Do humanoid robots make you feel uneasy? Well, you’re not alone.
Way back in 1970, Masahiro Mori proposed a theory that on the spectrum from machine to human there is an “uncanny valley,” where humanoids confuse the boundaries between t and them, and we respond with revulsion. (This may apply to sound as well.) The theory caught on because it made intuitive sense. Even Hiroshi Ishiguro’s highly realistic bots have a tinge of not-quite-humanness that can be more than a little unsettling:
And so conventional wisdom has been that if you want your robots to be likable, keep them mostly in the realm of machine. This is the theory that has born such adorable creatures as Pixar’s WALL-E and Aldebaran’s Pepper.
The problem, for science, is that the theory has been proven anecdotally through pop culture, but not, you know, actually proven. New research out of Stanford attempting to change that may actually change a great deal more about our understanding of face interfaces.
In a study set to be published in Cognition next year, but available online now, researchers show that the problem with previous Uncanny Valley testing had to do with the methods employed. The problem wasn’t necessarily that the robots appeared too human or not human enough, but that they were human-robot hybrids. They existed on a sliding scale that was little understood.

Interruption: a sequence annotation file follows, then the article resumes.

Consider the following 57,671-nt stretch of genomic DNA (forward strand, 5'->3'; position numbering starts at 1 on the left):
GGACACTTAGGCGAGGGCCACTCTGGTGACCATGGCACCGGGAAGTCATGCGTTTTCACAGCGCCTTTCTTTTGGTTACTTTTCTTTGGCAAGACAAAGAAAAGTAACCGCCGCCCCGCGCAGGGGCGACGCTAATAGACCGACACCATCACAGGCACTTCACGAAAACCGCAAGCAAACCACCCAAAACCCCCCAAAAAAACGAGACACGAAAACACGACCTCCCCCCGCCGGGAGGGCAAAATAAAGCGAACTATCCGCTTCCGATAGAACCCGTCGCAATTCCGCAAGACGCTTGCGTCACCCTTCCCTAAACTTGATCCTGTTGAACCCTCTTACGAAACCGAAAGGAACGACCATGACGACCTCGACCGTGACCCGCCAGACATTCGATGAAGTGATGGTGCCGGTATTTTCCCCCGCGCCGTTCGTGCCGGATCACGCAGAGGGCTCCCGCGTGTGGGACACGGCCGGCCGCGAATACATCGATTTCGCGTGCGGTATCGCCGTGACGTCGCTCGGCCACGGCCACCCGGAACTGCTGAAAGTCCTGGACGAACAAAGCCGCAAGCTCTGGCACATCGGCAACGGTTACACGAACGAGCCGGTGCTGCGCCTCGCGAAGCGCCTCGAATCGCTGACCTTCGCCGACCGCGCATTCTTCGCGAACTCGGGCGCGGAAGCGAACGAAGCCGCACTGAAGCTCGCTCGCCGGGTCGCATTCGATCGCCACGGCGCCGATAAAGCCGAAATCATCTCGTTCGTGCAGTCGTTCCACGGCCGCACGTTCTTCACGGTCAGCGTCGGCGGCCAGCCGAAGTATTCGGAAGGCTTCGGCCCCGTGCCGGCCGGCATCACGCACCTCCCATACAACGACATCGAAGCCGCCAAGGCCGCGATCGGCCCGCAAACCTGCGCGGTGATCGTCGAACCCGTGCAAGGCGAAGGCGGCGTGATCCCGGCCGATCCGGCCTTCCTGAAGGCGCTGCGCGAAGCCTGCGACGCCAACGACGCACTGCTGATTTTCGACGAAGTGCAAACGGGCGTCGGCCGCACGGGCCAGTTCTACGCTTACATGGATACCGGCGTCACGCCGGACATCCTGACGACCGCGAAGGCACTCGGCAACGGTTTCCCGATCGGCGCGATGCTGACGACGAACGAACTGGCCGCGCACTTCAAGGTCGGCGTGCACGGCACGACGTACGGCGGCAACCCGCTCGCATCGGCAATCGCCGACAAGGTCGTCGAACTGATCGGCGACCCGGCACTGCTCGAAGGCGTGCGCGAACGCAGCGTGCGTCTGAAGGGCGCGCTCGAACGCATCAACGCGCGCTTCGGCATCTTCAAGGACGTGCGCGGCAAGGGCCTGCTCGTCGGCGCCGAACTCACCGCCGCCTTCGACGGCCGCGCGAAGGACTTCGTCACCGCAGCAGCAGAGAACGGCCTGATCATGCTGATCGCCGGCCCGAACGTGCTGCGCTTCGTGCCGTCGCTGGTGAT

So, instead of creating new visuals, the researchers used real-world examples of actual robots that have been designed and built. Eighty of them.
They had people rate the faces on their machine-ness, their humanness, and likability. They found that you actually can distribute the faces along a machine-to-human axis. What’s more, they found a dip in likability somewhere in the zone where machine becomes human. In other words, there is an Uncanny Valley, it just doesn’t necessarily represent what we thought it did.
They repeated the experiment in a few different ways, including using a trust game where participants had to make a monetary bet on how much of that money a particular robot would return to them. What they found, in general, supported the idea that we don’t trust hybrids. That said, the experiments are not perfect. They dealt only in images of robots, not three-dimensional beings that can actually interact. The robots with the most human-like faces did very well in terms of likability and trust, but would the illusion be shattered if we saw them attempt to walk and talk?
The researchers were self-critical enough to make exactly that point. These almost-human bots “may occupy a precarious position at which small faults in their humanness might send the social interaction tumbling.”